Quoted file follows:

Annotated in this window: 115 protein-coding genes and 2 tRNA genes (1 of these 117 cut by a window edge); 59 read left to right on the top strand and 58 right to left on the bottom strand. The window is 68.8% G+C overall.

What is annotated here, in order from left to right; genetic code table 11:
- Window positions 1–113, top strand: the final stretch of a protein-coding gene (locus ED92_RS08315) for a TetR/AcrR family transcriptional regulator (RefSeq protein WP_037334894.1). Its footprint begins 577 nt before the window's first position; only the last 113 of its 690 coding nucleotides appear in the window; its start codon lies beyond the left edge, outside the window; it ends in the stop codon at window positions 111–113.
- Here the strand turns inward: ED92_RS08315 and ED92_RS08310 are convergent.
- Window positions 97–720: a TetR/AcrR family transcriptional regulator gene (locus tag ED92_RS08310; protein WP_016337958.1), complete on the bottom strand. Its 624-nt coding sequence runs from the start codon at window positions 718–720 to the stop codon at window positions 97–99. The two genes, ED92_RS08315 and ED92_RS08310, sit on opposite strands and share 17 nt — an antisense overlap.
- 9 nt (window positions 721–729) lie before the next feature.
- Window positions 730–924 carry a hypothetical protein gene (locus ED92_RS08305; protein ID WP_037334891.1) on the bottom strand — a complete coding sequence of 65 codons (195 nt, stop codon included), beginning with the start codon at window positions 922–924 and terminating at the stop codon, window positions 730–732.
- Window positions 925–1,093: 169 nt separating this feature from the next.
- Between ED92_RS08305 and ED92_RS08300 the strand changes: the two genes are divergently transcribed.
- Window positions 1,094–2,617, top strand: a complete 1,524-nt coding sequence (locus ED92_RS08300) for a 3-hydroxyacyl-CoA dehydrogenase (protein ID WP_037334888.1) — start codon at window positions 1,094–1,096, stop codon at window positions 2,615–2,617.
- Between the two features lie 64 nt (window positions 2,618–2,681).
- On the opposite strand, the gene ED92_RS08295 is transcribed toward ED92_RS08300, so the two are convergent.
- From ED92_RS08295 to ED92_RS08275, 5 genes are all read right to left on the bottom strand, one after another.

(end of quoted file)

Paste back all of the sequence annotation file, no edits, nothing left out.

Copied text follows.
Annotated in this window: 115 protein-coding genes and 2 tRNA genes (1 of these 117 cut by a window edge); 59 read left to right on the top strand and 58 right to left on the bottom strand. The window is 68.8% G+C overall.

What is annotated here, in order from left to right; genetic code table 11:
- Window positions 1–113, top strand: the final stretch of a protein-coding gene (locus ED92_RS08315) for a TetR/AcrR family transcriptional regulator (RefSeq protein WP_037334894.1). Its footprint begins 577 nt before the window's first position; only the last 113 of its 690 coding nucleotides appear in the window; its start codon lies beyond the left edge, outside the window; it ends in the stop codon at window positions 111–113.
- Here the strand turns inward: ED92_RS08315 and ED92_RS08310 are convergent.
- Window positions 97–720: a TetR/AcrR family transcriptional regulator gene (locus tag ED92_RS08310; protein WP_016337958.1), complete on the bottom strand. Its 624-nt coding sequence runs from the start codon at window positions 718–720 to the stop codon at window positions 97–99. The two genes, ED92_RS08315 and ED92_RS08310, sit on opposite strands and share 17 nt — an antisense overlap.
- 9 nt (window positions 721–729) lie before the next feature.
- Window positions 730–924 carry a hypothetical protein gene (locus ED92_RS08305; protein ID WP_037334891.1) on the bottom strand — a complete coding sequence of 65 codons (195 nt, stop codon included), beginning with the start codon at window positions 922–924 and terminating at the stop codon, window positions 730–732.
- Window positions 925–1,093: 169 nt separating this feature from the next.
- Between ED92_RS08305 and ED92_RS08300 the strand changes: the two genes are divergently transcribed.
- Window positions 1,094–2,617, top strand: a complete 1,524-nt coding sequence (locus ED92_RS08300) for a 3-hydroxyacyl-CoA dehydrogenase (protein ID WP_037334888.1) — start codon at window positions 1,094–1,096, stop codon at window positions 2,615–2,617.
- Between the two features lie 64 nt (window positions 2,618–2,681).
- On the opposite strand, the gene ED92_RS08295 is transcribed toward ED92_RS08300, so the two are convergent.
- From ED92_RS08295 to ED92_RS08275, 5 genes are all read right to left on the bottom strand, one after another.